In “Suffragette,” Carey Mulligan returns to the screen in a performance worthy of a Best Actress nomination. She’ll have plenty of competition. Unlike previous years, 2015 has produced a slew of contenders in the leading lady category: Brie Larson in “Room,” Emily Blunt in “Sicario,” Charlize Theron in “Fury Road,” not to mention numerous others already garnering buzz.
Mulligan stands out for her willingness to stand for something (feminism, of course), and for her subtle tracking of Maud Watts from mother, wife and laundress to bomb-toting freedom fighter. A composite character of many who fought for their rights during that era, Watts makes for a relatable narrator in early 1900s England, when workplace abuse, political subjugation, and police brutality were the norm for women, particularly those fighting the good fight. Ann-Marie Duff is delightfully irascible as Violet Miller, Maud’s co-worker and the one who initially recruits her to the cause, and Helena Bonham Carter exudes confidence as the real doctor in a clinic ran by her husband.
The much ballyhooed appearance by Meryl Streep as the imitable Emmeline Pankhurst is just that, an appearance. She’s in the movie for no more than five minutes. Regardless, Streep’s presence goes a long way towards conveying the power of this singular woman in a short amount of time, a born leader who commanded an entire army of suffragettes despite rarely commandeering the front lines. As a gruff inspector making their life a living hell, Brendan Gleeson is typecast as the defacto villain, a veteran cop tasked by the government to arrest these women whenever possible. Rounding out the ensemble cast is Ben Wishaw as Maud’s husband, a weak man who can’t take the public scrutiny once his wife joins the movement, and the harbinger of Maud’s estrangement from her son. It’s unfortunate that such a great cast be surrounded by a pedestrian narrative, where high melodrama and redundant arrests substitute for conflict. Well-intentioned as it is, “Suffragette” plays more like a history lesson than a thorough examination of its subject.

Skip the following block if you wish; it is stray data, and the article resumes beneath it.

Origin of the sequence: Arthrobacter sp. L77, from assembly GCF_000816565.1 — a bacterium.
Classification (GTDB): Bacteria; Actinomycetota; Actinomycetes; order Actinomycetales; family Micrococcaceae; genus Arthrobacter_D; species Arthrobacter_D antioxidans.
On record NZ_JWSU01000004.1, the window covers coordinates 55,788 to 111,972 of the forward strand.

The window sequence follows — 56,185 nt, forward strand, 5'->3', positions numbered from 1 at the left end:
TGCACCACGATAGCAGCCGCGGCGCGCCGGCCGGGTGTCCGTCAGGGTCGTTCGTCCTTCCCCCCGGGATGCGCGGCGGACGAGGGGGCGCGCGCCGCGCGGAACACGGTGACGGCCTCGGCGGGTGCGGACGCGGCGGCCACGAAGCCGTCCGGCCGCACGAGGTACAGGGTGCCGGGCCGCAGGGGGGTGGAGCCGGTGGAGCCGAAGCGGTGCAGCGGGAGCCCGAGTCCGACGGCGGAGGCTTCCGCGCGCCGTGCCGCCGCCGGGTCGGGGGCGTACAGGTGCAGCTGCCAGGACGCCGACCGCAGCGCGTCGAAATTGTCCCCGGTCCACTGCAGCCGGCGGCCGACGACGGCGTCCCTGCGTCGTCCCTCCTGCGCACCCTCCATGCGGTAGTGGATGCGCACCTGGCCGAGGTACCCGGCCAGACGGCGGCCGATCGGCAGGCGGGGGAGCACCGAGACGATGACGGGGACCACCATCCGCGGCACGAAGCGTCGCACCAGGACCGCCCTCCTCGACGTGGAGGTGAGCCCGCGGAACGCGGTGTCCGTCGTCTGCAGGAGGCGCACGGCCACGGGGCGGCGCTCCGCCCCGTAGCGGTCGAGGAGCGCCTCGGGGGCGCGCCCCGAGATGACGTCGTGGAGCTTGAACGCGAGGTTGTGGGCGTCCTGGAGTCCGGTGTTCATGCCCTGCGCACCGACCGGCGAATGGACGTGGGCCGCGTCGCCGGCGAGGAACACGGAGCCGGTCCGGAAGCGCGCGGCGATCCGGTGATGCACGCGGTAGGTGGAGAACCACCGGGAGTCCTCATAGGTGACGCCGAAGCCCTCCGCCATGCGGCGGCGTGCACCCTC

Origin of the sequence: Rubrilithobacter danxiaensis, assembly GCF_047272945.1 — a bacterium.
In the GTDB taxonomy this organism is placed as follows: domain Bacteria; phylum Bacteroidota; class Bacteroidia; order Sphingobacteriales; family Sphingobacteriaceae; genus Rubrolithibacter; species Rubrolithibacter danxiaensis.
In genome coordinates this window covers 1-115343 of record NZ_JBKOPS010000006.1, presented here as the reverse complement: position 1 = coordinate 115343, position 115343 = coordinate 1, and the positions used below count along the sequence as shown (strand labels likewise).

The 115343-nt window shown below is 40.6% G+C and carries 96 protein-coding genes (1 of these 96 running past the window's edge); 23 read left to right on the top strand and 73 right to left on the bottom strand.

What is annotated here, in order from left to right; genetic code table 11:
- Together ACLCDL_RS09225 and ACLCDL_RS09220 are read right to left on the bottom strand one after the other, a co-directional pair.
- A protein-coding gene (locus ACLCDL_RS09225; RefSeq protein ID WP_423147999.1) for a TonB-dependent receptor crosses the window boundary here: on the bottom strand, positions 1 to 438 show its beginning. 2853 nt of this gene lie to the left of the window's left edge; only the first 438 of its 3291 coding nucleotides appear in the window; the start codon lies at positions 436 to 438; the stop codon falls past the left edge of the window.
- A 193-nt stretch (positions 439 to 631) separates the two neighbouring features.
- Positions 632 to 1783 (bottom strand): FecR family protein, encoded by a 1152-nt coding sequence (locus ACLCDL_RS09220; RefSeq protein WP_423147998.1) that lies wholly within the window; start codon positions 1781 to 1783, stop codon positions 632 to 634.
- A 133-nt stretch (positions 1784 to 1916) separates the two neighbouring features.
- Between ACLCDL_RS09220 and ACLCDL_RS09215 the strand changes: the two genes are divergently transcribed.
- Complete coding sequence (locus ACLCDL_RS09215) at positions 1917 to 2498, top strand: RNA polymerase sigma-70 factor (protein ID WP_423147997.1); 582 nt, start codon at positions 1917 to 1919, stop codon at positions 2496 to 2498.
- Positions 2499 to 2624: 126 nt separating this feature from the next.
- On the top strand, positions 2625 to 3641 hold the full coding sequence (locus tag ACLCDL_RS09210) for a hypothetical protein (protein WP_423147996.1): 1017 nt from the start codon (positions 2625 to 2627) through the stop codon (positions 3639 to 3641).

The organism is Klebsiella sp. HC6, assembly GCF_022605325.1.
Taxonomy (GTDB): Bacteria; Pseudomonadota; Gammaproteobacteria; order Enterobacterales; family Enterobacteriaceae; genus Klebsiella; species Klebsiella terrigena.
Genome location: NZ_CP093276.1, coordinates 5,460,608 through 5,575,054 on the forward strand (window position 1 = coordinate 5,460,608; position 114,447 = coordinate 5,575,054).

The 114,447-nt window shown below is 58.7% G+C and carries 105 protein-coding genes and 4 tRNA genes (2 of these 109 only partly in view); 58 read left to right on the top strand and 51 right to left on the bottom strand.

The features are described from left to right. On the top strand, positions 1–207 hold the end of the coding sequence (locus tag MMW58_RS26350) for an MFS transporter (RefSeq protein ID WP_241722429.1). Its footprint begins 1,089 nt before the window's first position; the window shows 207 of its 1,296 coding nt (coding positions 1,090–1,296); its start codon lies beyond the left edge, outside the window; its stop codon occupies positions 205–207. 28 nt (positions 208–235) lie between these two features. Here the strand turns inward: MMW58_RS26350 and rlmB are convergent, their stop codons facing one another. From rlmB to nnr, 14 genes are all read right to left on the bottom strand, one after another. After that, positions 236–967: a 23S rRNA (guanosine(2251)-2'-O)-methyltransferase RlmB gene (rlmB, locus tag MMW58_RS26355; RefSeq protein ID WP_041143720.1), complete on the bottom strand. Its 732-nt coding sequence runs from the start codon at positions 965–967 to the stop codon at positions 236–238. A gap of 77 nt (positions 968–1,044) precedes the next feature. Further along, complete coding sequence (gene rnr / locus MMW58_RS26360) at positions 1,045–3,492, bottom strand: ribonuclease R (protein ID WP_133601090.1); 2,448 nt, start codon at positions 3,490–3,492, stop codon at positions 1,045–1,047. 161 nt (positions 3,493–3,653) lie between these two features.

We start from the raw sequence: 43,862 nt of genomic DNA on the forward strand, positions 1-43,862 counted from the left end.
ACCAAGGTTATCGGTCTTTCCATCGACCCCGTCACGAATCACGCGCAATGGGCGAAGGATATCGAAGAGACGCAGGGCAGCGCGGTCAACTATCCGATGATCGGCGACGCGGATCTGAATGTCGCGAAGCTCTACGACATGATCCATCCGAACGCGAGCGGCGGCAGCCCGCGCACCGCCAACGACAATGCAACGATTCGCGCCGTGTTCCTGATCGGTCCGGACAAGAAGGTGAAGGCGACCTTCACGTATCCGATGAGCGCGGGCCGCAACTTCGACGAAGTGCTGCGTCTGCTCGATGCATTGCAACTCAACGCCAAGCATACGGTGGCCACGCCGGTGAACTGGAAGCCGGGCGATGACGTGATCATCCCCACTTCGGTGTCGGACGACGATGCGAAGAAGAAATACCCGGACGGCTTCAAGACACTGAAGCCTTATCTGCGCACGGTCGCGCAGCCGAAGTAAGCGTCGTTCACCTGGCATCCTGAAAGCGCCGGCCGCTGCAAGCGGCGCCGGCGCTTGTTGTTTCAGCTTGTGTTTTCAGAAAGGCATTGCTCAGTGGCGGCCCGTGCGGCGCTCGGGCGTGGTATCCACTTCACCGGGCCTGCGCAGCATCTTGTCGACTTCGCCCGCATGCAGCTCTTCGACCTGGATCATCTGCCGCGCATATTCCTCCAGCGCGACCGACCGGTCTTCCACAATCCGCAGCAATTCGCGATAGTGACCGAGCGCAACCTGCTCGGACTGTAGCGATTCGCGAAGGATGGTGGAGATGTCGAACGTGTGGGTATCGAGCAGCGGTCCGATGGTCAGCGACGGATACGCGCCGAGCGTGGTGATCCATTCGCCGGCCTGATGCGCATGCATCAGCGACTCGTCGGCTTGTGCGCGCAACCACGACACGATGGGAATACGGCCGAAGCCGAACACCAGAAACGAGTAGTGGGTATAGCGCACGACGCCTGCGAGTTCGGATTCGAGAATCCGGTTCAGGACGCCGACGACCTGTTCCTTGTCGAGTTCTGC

Directed by Sarah Gavron and written by Abi Morgan, it pains me to criticize their work for fear of mansplaining my way through its flaws, but material this important shouldn’t be this predictable. There are no surprises had until an ending coda that lays bare the disturbing recency of women’s rights around the world, so it’s a testament to Mulligan’s performance that “Suffragette” mildly succeeds in spite of itself.